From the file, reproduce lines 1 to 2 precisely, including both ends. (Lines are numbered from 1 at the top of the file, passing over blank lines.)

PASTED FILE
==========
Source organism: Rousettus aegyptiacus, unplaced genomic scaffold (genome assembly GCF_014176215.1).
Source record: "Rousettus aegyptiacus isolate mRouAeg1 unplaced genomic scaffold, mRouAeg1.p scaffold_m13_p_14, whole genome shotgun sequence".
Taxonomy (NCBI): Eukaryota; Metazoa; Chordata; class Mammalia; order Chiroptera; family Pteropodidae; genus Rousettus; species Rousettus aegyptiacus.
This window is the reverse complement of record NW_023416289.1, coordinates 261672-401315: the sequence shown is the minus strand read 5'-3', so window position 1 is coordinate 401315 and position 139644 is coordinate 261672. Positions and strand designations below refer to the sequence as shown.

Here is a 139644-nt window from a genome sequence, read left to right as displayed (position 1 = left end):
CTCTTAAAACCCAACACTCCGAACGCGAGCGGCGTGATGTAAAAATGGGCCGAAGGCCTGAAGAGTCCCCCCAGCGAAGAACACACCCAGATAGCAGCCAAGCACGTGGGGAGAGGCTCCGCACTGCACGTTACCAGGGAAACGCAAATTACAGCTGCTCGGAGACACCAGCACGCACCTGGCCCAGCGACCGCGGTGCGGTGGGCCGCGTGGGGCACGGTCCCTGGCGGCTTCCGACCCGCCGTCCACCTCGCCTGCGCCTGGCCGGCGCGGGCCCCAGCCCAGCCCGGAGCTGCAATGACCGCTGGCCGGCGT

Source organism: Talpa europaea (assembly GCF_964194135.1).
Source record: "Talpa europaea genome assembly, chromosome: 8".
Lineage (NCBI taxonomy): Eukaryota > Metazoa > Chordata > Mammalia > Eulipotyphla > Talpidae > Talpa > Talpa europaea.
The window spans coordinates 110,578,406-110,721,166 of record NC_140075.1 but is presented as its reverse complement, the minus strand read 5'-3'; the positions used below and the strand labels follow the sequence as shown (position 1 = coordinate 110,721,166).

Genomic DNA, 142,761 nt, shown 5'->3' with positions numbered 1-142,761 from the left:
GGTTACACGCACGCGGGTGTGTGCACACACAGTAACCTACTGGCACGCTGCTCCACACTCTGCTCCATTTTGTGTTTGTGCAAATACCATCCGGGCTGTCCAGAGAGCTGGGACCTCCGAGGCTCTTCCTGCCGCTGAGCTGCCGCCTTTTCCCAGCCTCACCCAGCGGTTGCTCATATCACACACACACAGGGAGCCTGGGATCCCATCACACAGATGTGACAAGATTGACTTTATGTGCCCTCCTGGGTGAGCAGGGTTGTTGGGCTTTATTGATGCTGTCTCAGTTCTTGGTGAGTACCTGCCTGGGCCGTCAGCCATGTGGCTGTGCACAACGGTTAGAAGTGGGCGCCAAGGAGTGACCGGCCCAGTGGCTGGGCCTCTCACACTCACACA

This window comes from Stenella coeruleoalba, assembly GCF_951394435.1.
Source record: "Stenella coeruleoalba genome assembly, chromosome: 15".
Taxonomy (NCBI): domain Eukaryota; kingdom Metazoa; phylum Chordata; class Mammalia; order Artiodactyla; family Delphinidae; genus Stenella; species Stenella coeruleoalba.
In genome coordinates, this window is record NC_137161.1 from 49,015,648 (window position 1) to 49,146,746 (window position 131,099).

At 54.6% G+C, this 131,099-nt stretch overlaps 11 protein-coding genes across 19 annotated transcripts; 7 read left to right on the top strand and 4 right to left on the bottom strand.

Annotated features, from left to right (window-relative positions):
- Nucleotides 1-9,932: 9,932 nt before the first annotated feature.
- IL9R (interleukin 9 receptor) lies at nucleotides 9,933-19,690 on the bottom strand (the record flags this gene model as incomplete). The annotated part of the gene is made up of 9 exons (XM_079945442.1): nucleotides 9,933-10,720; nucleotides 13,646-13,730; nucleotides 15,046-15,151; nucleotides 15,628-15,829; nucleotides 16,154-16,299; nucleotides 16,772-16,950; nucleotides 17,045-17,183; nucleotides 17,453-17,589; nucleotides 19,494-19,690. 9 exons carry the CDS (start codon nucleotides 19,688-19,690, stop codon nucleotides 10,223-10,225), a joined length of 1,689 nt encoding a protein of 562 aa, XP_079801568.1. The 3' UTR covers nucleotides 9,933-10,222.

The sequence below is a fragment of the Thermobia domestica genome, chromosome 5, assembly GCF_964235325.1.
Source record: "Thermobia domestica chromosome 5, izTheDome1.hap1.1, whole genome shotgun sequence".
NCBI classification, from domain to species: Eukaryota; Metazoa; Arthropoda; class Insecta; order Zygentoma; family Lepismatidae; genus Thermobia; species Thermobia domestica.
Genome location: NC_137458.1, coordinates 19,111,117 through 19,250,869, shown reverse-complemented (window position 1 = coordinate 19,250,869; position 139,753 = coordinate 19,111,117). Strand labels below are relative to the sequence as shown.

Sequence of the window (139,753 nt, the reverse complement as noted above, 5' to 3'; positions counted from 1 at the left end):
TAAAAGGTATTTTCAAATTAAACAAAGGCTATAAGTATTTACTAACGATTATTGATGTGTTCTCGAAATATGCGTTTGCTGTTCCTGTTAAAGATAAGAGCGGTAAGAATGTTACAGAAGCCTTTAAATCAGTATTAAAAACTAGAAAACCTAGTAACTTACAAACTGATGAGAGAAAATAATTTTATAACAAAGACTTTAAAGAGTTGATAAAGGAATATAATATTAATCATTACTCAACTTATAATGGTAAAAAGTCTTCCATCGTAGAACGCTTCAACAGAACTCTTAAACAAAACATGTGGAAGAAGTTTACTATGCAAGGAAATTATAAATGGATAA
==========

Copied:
Source organism: Rousettus aegyptiacus, unplaced genomic scaffold (genome assembly GCF_014176215.1).
Source record: "Rousettus aegyptiacus isolate mRouAeg1 unplaced genomic scaffold, mRouAeg1.p scaffold_m13_p_14, whole genome shotgun sequence".